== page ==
A spring with spring constant 18 N/m has a length of 10 cm. It is pulled to a length of 16 cm. What is the work required to do this?
According to Hooke’s Law, the force required to increase the length of a spring is proportional to the length by which the spring has been pulled and is given by the relation as F = kx, where k is the spring constant and x is the change from the normal length. In this problem the spring has a spring constant of 18N/m.
When the spring is 10 cm long we require a force of 0 N to pull it. This gradually increases as the spring is pulled further by an infinitesimal length dL and at 16 cm it is equal to 18*.06 N.
To find the total work done in pulling the spring from 10 cm to 16 cm, we have to find the definite integral of kx for x = 0 to x = 6.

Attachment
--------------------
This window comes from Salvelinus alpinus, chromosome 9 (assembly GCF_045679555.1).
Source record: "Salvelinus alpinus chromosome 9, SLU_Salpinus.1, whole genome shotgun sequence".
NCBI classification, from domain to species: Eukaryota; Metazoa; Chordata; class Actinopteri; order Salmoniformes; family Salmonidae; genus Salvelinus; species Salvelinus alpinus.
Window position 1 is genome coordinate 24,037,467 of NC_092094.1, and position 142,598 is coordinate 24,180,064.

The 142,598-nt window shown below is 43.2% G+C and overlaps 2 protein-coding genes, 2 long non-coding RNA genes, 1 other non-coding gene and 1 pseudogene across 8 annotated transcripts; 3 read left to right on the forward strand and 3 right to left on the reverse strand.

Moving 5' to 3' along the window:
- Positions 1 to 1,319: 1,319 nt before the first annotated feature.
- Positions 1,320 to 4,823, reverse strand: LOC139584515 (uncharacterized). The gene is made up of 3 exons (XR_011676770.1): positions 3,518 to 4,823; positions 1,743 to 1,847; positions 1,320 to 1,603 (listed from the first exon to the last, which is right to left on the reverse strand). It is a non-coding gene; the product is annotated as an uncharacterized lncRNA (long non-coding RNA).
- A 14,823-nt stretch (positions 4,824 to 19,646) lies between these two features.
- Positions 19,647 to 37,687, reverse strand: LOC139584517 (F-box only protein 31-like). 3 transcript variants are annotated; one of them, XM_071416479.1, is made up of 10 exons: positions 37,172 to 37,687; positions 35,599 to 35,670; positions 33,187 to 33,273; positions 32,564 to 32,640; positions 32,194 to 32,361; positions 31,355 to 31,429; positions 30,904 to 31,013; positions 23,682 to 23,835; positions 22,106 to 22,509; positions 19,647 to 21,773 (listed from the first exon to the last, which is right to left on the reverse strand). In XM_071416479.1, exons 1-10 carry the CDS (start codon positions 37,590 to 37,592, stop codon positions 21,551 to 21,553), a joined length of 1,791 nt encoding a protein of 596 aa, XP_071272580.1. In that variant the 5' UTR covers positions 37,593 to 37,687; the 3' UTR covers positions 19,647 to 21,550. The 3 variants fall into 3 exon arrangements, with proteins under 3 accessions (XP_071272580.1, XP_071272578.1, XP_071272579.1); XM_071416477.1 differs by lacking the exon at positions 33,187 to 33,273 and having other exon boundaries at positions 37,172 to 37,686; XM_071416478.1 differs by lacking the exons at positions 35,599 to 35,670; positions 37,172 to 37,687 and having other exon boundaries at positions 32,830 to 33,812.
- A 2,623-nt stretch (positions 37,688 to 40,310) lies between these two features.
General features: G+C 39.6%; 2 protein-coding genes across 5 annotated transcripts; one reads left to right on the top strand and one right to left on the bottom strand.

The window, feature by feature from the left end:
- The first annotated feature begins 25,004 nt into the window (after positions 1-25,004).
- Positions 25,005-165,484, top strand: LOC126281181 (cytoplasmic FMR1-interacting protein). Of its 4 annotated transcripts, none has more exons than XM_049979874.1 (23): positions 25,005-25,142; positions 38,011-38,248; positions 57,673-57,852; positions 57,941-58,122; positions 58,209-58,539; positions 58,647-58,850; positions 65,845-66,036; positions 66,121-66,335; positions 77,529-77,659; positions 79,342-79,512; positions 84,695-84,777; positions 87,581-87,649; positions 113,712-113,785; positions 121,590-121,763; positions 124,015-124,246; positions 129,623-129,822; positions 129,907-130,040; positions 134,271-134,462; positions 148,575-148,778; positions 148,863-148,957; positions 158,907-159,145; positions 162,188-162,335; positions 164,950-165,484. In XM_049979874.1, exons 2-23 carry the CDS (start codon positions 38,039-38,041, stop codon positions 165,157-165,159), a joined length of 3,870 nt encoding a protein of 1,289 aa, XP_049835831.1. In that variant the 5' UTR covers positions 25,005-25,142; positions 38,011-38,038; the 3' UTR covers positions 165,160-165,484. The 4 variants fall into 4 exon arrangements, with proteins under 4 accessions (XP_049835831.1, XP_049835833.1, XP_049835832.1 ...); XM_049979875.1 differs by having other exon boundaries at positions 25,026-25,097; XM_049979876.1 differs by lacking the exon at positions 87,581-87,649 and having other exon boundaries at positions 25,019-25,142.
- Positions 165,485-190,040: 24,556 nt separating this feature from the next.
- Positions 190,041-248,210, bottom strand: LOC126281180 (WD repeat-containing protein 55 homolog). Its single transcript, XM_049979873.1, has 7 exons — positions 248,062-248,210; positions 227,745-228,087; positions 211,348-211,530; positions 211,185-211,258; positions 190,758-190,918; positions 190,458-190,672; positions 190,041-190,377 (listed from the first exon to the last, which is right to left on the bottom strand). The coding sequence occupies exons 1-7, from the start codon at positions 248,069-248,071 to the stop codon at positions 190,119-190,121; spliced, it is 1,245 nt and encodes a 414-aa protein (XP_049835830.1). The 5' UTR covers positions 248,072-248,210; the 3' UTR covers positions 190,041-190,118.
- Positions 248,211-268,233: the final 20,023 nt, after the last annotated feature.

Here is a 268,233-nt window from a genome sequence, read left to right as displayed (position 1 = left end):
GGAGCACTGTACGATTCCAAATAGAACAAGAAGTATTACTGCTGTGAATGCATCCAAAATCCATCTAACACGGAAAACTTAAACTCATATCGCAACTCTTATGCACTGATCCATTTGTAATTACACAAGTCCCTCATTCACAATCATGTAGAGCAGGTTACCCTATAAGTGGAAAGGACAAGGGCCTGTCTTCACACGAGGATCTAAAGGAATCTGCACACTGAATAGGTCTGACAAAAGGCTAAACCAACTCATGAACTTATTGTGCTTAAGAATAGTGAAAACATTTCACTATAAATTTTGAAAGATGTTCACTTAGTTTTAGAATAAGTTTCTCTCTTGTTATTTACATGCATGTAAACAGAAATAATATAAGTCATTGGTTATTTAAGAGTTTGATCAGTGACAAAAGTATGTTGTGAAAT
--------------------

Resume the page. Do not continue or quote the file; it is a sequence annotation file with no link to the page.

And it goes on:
Work required is Int [kx], x= 0 to x = .06m
=> kx^2/2, x = 0 to x = 0.06
=> 18*x^2/2, x = 0 to x = 0.06
=> 9*x^2, x = 0 to x = 0.06
At x = 0, this is equal to 0.
At x = 0.06, this is equal to 9*0.06^2 = 0.0324
Subtracting the value at x = 0 from that at x = 6 cm, we get 0.0324 J.
Therefore the work required to pull the spring from 10 cm to 16 cm is 0.0324J.